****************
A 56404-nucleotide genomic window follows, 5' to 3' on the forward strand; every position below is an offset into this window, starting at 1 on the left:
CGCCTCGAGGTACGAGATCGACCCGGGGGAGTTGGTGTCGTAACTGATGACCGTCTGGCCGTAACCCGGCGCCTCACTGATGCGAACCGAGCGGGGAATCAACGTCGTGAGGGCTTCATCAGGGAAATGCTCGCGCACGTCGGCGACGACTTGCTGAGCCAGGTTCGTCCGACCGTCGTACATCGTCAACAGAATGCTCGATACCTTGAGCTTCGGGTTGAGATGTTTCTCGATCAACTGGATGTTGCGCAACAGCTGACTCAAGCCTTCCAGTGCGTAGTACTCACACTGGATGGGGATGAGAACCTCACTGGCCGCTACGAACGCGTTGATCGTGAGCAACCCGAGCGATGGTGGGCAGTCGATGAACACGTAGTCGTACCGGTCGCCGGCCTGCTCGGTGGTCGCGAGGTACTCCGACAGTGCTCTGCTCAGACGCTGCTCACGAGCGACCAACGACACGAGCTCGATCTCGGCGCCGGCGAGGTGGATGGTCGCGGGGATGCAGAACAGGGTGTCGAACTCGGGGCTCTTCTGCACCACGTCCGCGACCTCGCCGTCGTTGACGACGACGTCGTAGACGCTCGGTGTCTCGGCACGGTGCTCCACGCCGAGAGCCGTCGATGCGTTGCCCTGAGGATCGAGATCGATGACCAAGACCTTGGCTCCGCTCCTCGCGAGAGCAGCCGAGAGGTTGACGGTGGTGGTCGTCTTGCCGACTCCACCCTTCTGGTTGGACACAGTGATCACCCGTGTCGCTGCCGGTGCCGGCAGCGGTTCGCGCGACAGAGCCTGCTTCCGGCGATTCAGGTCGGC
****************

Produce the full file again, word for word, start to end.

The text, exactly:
A 56404-nucleotide genomic window follows, 5' to 3' on the forward strand; every position below is an offset into this window, starting at 1 on the left:
CGCCTCGAGGTACGAGATCGACCCGGGGGAGTTGGTGTCGTAACTGATGACCGTCTGGCCGTAACCCGGCGCCTCACTGATGCGAACCGAGCGGGGAATCAACGTCGTGAGGGCTTCATCAGGGAAATGCTCGCGCACGTCGGCGACGACTTGCTGAGCCAGGTTCGTCCGACCGTCGTACATCGTCAACAGAATGCTCGATACCTTGAGCTTCGGGTTGAGATGTTTCTCGATCAACTGGATGTTGCGCAACAGCTGACTCAAGCCTTCCAGTGCGTAGTACTCACACTGGATGGGGATGAGAACCTCACTGGCCGCTACGAACGCGTTGATCGTGAGCAACCCGAGCGATGGTGGGCAGTCGATGAACACGTAGTCGTACCGGTCGCCGGCCTGCTCGGTGGTCGCGAGGTACTCCGACAGTGCTCTGCTCAGACGCTGCTCACGAGCGACCAACGACACGAGCTCGATCTCGGCGCCGGCGAGGTGGATGGTCGCGGGGATGCAGAACAGGGTGTCGAACTCGGGGCTCTTCTGCACCACGTCCGCGACCTCGCCGTCGTTGACGACGACGTCGTAGACGCTCGGTGTCTCGGCACGGTGCTCCACGCCGAGAGCCGTCGATGCGTTGCCCTGAGGATCGAGATCGATGACCAAGACCTTGGCTCCGCTCCTCGCGAGAGCAGCCGAGAGGTTGACGGTGGTGGTCGTCTTGCCGACTCCACCCTTCTGGTTGGACACAGTGATCACCCGTGTCGCTGCCGGTGCCGGCAGCGGTTCGCGCGACAGAGCCTGCTTCCGGCGATTCAGGTCGGC